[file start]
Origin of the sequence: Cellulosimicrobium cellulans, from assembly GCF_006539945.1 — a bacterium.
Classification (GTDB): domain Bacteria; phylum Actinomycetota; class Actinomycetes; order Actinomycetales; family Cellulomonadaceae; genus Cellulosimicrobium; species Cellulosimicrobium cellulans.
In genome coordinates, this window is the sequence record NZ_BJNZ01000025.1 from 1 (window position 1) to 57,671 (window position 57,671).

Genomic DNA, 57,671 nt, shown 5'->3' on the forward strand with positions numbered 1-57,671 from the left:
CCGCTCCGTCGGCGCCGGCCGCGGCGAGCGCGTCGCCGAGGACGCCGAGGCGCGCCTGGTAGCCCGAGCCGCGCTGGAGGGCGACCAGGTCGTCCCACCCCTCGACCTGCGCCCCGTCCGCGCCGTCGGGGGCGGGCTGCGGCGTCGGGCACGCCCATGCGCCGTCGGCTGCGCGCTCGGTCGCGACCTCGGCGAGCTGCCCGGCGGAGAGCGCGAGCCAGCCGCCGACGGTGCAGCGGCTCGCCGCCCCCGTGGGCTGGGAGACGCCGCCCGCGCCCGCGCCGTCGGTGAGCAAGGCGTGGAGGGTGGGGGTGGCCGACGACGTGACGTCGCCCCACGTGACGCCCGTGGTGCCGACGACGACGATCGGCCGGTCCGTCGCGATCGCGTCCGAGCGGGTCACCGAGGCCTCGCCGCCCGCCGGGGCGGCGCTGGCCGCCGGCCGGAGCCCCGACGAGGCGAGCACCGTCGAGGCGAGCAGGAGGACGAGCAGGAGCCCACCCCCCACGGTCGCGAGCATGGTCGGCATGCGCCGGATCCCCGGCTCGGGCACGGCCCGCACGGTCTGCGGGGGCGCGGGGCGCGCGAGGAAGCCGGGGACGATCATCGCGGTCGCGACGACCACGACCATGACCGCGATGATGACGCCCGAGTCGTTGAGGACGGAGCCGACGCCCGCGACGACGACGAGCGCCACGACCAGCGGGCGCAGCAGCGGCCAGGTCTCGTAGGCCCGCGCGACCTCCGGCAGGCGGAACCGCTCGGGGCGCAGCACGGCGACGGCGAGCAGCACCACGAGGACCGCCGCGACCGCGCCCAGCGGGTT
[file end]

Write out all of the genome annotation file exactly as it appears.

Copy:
Origin of the sequence: Cellulosimicrobium cellulans, from assembly GCF_006539945.1 — a bacterium.
Classification (GTDB): domain Bacteria; phylum Actinomycetota; class Actinomycetes; order Actinomycetales; family Cellulomonadaceae; genus Cellulosimicrobium; species Cellulosimicrobium cellulans.
In genome coordinates, this window is the sequence record NZ_BJNZ01000025.1 from 1 (window position 1) to 57,671 (window position 57,671).

Genomic DNA, 57,671 nt, shown 5'->3' on the forward strand with positions numbered 1-57,671 from the left:
CCGCTCCGTCGGCGCCGGCCGCGGCGAGCGCGTCGCCGAGGACGCCGAGGCGCGCCTGGTAGCCCGAGCCGCGCTGGAGGGCGACCAGGTCGTCCCACCCCTCGACCTGCGCCCCGTCCGCGCCGTCGGGGGCGGGCTGCGGCGTCGGGCACGCCCATGCGCCGTCGGCTGCGCGCTCGGTCGCGACCTCGGCGAGCTGCCCGGCGGAGAGCGCGAGCCAGCCGCCGACGGTGCAGCGGCTCGCCGCCCCCGTGGGCTGGGAGACGCCGCCCGCGCCCGCGCCGTCGGTGAGCAAGGCGTGGAGGGTGGGGGTGGCCGACGACGTGACGTCGCCCCACGTGACGCCCGTGGTGCCGACGACGACGATCGGCCGGTCCGTCGCGATCGCGTCCGAGCGGGTCACCGAGGCCTCGCCGCCCGCCGGGGCGGCGCTGGCCGCCGGCCGGAGCCCCGACGAGGCGAGCACCGTCGAGGCGAGCAGGAGGACGAGCAGGAGCCCACCCCCCACGGTCGCGAGCATGGTCGGCATGCGCCGGATCCCCGGCTCGGGCACGGCCCGCACGGTCTGCGGGGGCGCGGGGCGCGCGAGGAAGCCGGGGACGATCATCGCGGTCGCGACGACCACGACCATGACCGCGATGATGACGCCCGAGTCGTTGAGGACGGAGCCGACGCCCGCGACGACGACGAGCGCCACGACCAGCGGGCGCAGCAGCGGCCAGGTCTCGTAGGCCCGCGCGACCTCCGGCAGGCGGAACCGCTCGGGGCGCAGCACGGCGACGGCGAGCAGCACCACGAGGACCGCCGCGACCGCGCCCAGCGGGTT